Nigella Mirage’s goal is obvious: to destabilise Camerlot and merge with a more right-wing, anti-EU Tory Party.

  2. I’ve been re-reading Carlyle recently (The French Revolution) and one is constantly drawing parallels with Europe today .. fascinating. Anyway, when I read your comment about the mandarins I remembered this bit spoken by Robespierre (before he got so awfully enthusiastic about giving people haircuts):

    “If they are Caesars or Cromwells, they seize power for themselves. If they are spineless courtiers, uninterested in doing good yet dangerous when they seek to do harm, they go back to lay their power at their master’s feet, and help him to resume arbitrary power on condition they become his chief servants”.

    If ever this country is to arrest the seemingly inexorable slide into mayhem, a useful and necessary first step would be to disenfranchise this poisonous class of bureaucrats. I’m not awfully bothered one way or the other as to how that may be achieved, but if the Sir Humphreys were wise they would do well to find out what happened to Robespierre – and how suddenly – when the mob had had enough of him.

  3. Pingback: John Ward – Opinion : Why We Should Redefine Wealth Taxes As Fines On Anti-Social Wealth – 28 September 2012 | Lucas 2012 Infos

  4. I am puzzled by who you are referring to by Sir Humphreys. Are you talking about the whole UK civil service, or just senior civil servants?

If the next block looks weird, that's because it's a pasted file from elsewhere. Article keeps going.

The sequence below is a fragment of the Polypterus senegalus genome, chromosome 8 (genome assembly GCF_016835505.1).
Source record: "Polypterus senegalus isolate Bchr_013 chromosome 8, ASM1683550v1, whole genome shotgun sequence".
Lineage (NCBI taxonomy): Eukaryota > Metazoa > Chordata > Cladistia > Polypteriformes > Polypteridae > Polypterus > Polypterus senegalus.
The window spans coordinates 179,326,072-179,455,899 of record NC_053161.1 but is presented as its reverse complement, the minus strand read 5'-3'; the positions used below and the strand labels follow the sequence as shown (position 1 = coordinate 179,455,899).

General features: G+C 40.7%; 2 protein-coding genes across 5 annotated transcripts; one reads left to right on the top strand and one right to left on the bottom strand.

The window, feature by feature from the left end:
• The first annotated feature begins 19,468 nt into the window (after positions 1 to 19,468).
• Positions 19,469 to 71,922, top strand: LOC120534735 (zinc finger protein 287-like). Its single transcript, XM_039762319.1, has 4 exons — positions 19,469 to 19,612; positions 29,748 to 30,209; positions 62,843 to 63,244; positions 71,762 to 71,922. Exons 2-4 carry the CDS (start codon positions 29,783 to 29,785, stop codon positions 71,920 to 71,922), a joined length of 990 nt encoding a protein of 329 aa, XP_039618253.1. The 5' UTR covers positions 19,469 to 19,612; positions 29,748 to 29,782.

You claim bureaucracies are 100% resistant to change. What do you mean by this? The government department I work for has continually lost posts in the 13 years I have worked in it, and has lost a third of posts in the last two years (as our budget, which had already been subject to 5% reductions each year, was cut by 33% as a result of George Osborne’s 2010 spending review). My department employs fewer than half the number of people it did when I started, and while other departments may not have not suffered as big a fall, they all seem to have lost many posts.

    I don’t know what you are referring to about pensions. The previous government introduced changes which would have meant the costs of public sector pensions falling as a proportion of GDP over the next 50 years (with the peak already passed). Average civil service pensions (before the present government’s disastrous (explanation below) changes) were £6,500 p.a., or £4,500 if you discounted the senior civil servants. Hardly a life of luxury in retirement.